Stress. It’s like a violin string. A talented musician such as Joshua Bell creates, with his bow, some
tension on that string and makes beautiful music. But should he apply too much stress, the string will
break. That can apply to the stressful affects of today’s uncertain world.
It’s how people deal with stress that makes or breaks them. Problems brought about by
unabated stress can include pain, ulcers, headaches and even high blood pressure and heart conditions.
Michele Rozansky, director of Orlanu Therapies in Mequon, a group of physical, occupational,
massage and acupuncture professionals,says when it comes to stress, “you can’t separate mind from
body.” She observes stress affecting many of her patients “When they come to us, we try to help
them identify what their stressors are and see what helps them handle the stress and what doesn’t.
People often aren’t even aware of what’s bothering them. That, in itself is part of the problem,” she
“In humans, if we’re brought up to hide our emotions, the response to what’s happening
externally is hidden and unfelt. Because of stress, changes in body chemicals occur, but if we’re
unaware, we’re unable to restabilize or recalibrate. In other words, the tension level builds inside, even
though we’ve learned how to repress it and go about our daily lives.
“We teach our patients different ways they can respond to the stressors that we have discovered
in their lives,” she adds.
Rozansky says that stressed individuals come to Orlanu Therapies for help because they usually
are in some kind of pain.or they complain of fatigue, depression, lack of energy. “So we initially
determine where we can start therapy. It might be something as simple as blocking out ten minutes of
their day to do deep breathing and quiet their mind, quiet their being. For other people it might be an
exercise program. We like to incorporate Pilate exercises or yoga because they are about slow,
sustained breathing and posture exercises. The spiritual aspect might be brought into those types of
According to Rozanksy, Pilate and yoga help people build their own potential, their strength. “That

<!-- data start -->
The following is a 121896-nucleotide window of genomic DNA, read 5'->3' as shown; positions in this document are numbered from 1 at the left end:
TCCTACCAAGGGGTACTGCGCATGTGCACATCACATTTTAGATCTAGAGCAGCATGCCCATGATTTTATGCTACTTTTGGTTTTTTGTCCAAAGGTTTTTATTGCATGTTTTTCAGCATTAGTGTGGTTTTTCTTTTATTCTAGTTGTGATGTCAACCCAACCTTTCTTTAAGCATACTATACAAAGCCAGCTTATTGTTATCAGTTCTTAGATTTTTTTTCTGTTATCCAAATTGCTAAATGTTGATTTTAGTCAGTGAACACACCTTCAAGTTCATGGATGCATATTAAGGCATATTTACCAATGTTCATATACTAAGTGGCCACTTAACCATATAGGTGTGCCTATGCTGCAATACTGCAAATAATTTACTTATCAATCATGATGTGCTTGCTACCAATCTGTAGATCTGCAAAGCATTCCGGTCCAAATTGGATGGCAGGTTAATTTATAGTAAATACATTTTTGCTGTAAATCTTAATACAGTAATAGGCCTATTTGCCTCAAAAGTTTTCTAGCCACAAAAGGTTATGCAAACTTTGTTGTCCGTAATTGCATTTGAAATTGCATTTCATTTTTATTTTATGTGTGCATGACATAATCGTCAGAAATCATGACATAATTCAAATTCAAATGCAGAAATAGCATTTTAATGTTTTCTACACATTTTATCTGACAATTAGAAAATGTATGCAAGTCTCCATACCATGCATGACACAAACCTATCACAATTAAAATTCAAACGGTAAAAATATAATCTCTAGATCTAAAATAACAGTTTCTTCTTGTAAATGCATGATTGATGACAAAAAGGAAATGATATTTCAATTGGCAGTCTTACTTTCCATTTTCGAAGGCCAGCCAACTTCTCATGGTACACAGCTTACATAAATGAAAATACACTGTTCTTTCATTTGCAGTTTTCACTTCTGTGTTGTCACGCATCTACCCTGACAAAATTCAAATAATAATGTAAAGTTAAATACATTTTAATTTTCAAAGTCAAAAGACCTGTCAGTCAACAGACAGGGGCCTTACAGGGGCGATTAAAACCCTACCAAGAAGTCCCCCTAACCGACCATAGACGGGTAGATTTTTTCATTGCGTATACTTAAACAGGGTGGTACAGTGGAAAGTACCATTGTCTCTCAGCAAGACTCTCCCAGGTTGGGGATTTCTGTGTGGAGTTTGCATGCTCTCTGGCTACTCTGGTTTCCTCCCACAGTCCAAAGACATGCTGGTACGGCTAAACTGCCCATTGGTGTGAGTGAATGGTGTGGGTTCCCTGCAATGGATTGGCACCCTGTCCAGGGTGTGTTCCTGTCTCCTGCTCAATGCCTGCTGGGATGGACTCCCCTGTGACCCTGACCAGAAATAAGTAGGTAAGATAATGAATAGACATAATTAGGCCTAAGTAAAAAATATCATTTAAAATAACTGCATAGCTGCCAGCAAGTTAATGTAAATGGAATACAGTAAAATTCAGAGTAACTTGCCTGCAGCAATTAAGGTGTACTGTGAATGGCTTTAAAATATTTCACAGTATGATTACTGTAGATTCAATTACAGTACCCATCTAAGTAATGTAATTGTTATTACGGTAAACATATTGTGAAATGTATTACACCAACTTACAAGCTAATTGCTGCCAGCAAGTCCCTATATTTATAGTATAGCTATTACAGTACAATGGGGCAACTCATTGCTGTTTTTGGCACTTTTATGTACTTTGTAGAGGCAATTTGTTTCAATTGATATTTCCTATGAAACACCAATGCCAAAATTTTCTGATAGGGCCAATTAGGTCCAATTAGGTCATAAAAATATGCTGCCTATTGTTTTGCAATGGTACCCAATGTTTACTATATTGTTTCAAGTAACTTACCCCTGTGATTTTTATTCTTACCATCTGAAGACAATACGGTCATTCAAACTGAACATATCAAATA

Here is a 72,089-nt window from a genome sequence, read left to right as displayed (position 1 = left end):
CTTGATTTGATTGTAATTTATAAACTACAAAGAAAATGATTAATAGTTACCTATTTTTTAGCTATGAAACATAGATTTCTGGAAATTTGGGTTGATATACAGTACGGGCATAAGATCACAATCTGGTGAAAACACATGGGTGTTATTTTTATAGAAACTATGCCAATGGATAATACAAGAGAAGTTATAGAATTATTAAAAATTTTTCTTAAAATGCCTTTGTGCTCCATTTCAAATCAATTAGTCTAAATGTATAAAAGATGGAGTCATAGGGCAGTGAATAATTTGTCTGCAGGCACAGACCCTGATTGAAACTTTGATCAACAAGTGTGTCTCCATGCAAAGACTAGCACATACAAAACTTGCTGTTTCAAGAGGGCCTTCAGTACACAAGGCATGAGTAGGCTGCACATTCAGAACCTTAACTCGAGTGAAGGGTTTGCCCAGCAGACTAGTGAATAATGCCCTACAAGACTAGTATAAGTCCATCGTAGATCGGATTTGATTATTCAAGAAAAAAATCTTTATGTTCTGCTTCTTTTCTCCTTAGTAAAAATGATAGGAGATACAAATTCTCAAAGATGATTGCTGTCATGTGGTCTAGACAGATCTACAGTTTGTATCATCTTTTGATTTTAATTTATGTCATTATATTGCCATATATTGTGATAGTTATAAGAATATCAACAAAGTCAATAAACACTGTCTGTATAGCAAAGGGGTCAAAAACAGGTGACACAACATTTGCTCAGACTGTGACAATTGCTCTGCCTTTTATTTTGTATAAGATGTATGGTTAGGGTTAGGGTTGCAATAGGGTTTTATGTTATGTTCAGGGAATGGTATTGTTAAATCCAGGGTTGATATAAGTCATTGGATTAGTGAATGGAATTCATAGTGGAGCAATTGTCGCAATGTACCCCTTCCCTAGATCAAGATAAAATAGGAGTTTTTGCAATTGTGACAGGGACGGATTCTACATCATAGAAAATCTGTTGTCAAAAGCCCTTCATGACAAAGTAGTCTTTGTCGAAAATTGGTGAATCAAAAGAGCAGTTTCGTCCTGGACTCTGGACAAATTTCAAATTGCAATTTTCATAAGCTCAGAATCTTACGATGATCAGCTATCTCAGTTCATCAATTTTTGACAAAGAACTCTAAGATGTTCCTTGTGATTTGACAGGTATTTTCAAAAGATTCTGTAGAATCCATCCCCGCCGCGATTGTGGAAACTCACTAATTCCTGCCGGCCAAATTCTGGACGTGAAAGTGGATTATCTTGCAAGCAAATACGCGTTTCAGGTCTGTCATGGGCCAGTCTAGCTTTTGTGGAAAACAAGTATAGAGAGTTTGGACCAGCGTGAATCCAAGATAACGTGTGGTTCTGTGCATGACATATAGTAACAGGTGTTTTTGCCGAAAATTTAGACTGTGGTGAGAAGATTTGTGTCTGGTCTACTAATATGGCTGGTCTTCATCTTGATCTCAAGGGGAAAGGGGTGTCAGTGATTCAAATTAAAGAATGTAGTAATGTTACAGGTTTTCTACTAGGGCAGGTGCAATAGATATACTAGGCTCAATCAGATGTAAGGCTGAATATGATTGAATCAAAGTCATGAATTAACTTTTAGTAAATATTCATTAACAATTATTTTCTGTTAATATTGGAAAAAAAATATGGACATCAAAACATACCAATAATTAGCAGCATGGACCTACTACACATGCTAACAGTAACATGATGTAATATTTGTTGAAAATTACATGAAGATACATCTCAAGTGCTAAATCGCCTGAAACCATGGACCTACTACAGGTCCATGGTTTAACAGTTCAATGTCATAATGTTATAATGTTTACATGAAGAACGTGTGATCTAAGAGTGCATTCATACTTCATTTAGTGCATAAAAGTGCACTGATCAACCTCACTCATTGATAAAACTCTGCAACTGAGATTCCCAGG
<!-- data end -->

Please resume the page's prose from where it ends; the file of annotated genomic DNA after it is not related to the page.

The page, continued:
overflows into their mental and emotional health and enables them to make choices and not feel trapped
in an unhappy situation.
“Good nutrition goes along with exercise and deep breathing,” she says. “If people eat packaged
and processed foods and fast foods, they’re not getting the right nutrition. That creates a physiological
stress. If so, it doesn’t much matter if they’re on an exercise program.”
Rozansky offers some tips to better handle stress.
* Take up to a half hour each day just to walk outside and enjoy nature. Or deep
breathe or do yoga or to write a journal of your feelings.
* Put a rhythm in your day. Take time to have a quiet breakfast or lunch ritual to help your
digestion. Shut off your phones and computers.
* Eat healthful foods.
* Exercise regularly.
* Have a creative outlet. Write. Draw. Play a musical instrument. Go to a concert.
“It’s important,” she says, “for stressed-out individuals to access their inner being to enhance their
self growth, self care, self worth and self esteem. Bringing beliefs of self esteem to life and enhancing
their ability to make choices can help prevent or cure stress.”
Your link to the biggest stories in the suburbs delivered Thursday mornings.
Enter your e-mail address above and click "Sign Up Now!" to begin receiving your e-mail newsletter Get the Newsletter!
- UW-Parkside and Choral Arts Society Present "The Sorcerer"
- SM Author's "Animal Teachers" Wins Wisconsin Award
- South Shore enews update
- Oak Creek Library Kid Flicks Thursday April 9 at 1:30 p.m.
- 3rd Annual South Milwaukee Breakfast with the Easter Bunny & Easter Egg Hunt
- Print all In new window NEWCASTLE PLACE TO HOST MEMORIES IN THE MAKING ART SHOWCASE
- HISPANIC PROFESSIONALS OF GREATER MILWAUKEE ANNOUNCES CRISTINA SARALEGUI AS KEYNOTE SPEAKER FOR FIVE STAR GALA
- Wilson Senior Center Travel Outing - Peter and the Starcatcher at the Rep on May 13
- BloodCenter to Host Milwaukee Bucks Blood Drive
- Bunny Party at the St. Francis Library